BY: LUKE KERR-DINEEN
Many higher-handicap golfers think their games need a total overhaul for them to reach the promised land of being a consistent 80s-shooter. Often, that task seems so monumental they discourage themselves from trying before they even start, which is a shame, because whether they realize it or not, most golfers are closer to single-digits than they realize.
A few years ago, our partners at GOLFTEC analyzed data gathered on more than 90 million golf swings, in what they touted as the largest swing study ever recorded. What they found were a number of correlations between low handicappers and higher ones. You can book your own a lesson at GOLFTEC right here, but in the meantime, here’s a few interesting tidbits higher handicappers should keep in mind the next time they go play…
1. They sway too much in their backswings
Your backswing should be a turn, but GOLFTEC’s study found that for many higher handicaps, it’s more of a sway. And that’s a problem: higher-handicaps sway about 1.5 inches more away from the ball on the backswing than lower-handicappers, and as a result they never quite make it all the way back to the ball on impact. It’s a recipe for inconsistent contact.
As GOLF Top 100 Teacher Jason Baile demonstrates above, place a golf bag outside of your trail foot, and as you turn, work on making sure your hips never come into contact with it.
2. They turn too level
While it’s important to turn — not sway — your lower body on the backswing, the same is true with your upper body. But when you do, there is one thought you should have along the way: Turn your left shoulder down toward the ball. GOLFTEC found that higher handicappers tend to turn their shoulders too level (above, left), which can cause them to come over-the-top on the downswing. Lower handicappers turn their left shoulder down more (above, right), which gives them more tilt and improves their quality of contact.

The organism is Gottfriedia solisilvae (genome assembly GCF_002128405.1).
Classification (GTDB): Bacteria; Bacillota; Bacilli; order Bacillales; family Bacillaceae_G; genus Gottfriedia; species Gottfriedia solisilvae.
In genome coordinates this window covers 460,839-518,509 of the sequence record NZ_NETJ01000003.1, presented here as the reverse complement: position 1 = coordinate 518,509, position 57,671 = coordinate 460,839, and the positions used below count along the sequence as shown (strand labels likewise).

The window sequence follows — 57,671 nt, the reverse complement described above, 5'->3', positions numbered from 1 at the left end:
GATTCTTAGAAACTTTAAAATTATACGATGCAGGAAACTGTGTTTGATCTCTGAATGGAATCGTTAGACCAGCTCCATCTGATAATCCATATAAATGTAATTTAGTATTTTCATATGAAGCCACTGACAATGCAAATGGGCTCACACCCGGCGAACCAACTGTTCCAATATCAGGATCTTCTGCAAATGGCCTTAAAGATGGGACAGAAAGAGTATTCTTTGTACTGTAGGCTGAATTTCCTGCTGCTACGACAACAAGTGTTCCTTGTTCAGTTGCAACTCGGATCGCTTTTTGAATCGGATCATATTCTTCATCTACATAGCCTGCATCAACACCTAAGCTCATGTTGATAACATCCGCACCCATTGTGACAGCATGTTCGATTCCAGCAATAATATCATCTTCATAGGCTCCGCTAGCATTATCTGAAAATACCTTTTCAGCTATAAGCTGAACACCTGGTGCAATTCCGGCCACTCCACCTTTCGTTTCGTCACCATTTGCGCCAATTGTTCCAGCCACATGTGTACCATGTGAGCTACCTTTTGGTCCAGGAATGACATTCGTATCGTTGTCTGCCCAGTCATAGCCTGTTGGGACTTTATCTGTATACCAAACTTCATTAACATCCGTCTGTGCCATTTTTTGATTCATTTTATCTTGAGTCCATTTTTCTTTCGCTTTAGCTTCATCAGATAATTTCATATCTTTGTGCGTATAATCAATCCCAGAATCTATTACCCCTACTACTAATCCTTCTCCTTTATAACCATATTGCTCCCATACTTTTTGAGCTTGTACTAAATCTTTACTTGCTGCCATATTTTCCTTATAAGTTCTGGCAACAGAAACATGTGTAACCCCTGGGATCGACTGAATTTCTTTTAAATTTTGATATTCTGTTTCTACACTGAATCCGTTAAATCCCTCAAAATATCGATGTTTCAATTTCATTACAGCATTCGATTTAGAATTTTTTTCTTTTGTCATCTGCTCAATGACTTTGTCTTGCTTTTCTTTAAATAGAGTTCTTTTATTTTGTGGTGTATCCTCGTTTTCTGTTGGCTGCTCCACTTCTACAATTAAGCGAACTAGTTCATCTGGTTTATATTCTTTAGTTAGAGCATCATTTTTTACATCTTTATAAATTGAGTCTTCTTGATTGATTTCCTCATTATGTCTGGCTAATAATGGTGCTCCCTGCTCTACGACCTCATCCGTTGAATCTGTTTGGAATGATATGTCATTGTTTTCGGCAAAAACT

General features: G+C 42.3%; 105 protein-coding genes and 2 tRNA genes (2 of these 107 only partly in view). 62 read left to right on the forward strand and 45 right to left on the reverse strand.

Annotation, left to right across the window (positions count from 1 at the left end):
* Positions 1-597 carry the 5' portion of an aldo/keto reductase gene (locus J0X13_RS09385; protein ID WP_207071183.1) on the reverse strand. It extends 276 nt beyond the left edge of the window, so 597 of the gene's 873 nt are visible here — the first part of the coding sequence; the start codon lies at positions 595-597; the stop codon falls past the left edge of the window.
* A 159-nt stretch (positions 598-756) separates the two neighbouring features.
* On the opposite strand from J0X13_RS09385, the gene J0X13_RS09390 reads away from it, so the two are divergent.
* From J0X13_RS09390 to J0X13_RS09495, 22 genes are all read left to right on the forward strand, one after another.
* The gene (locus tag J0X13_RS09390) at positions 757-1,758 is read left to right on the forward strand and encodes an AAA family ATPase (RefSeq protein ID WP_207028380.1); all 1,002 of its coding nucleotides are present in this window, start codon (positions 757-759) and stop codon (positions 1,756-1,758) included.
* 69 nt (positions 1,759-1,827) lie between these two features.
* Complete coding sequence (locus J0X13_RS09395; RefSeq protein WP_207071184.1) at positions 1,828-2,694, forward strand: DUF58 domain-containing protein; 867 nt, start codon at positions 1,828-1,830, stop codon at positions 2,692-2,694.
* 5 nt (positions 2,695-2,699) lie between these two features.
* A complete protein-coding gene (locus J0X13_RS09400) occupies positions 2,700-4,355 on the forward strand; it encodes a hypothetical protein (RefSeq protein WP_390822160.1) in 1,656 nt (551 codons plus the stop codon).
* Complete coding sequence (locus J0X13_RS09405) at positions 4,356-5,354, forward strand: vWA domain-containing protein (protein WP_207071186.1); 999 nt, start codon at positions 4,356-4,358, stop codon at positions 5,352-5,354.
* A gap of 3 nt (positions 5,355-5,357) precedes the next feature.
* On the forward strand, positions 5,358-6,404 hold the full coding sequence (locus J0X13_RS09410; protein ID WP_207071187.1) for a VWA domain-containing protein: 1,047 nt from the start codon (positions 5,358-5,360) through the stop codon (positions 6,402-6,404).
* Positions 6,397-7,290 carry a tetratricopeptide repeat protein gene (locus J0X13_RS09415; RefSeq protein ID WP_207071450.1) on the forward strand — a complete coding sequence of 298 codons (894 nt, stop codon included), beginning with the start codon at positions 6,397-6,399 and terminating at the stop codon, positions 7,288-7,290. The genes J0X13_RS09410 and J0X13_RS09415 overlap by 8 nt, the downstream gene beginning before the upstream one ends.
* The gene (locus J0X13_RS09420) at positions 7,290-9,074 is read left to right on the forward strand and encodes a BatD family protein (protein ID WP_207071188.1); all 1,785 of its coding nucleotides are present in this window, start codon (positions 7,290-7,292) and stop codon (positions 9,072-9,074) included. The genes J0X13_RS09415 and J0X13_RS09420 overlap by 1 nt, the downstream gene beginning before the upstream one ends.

3. They don’t have a consistent miss
Golf is a game of misses, so you should probably know yours! You don’t need to hit every shot perfectly, but playing well becomes especially challenging when you have no idea where your bad shots are going. GOLFTEC found that golfers who didn’t boast a common miss (aka, a slice) had an average score of 103.
4. They leave the clubface open
One thing high handicappers do a lot, though? They leave the clubface open — almost five degrees more, on average, than lower-handicappers. It contributes to a slice, and another miss that’s common among high handicaps…
5. They miss greens short
When you leave the clubface open, you put more sidespin on the ball. You also add more loft, both of which make the ball fly shorter. Combine this with higher-handicappers’ tendency to under-club themselves, and it all results in lots of short misses. So the next time you’re on the course and find yourself debating whether to hit a 6- or 7-iron, the correct answer is: Hit your 5-iron.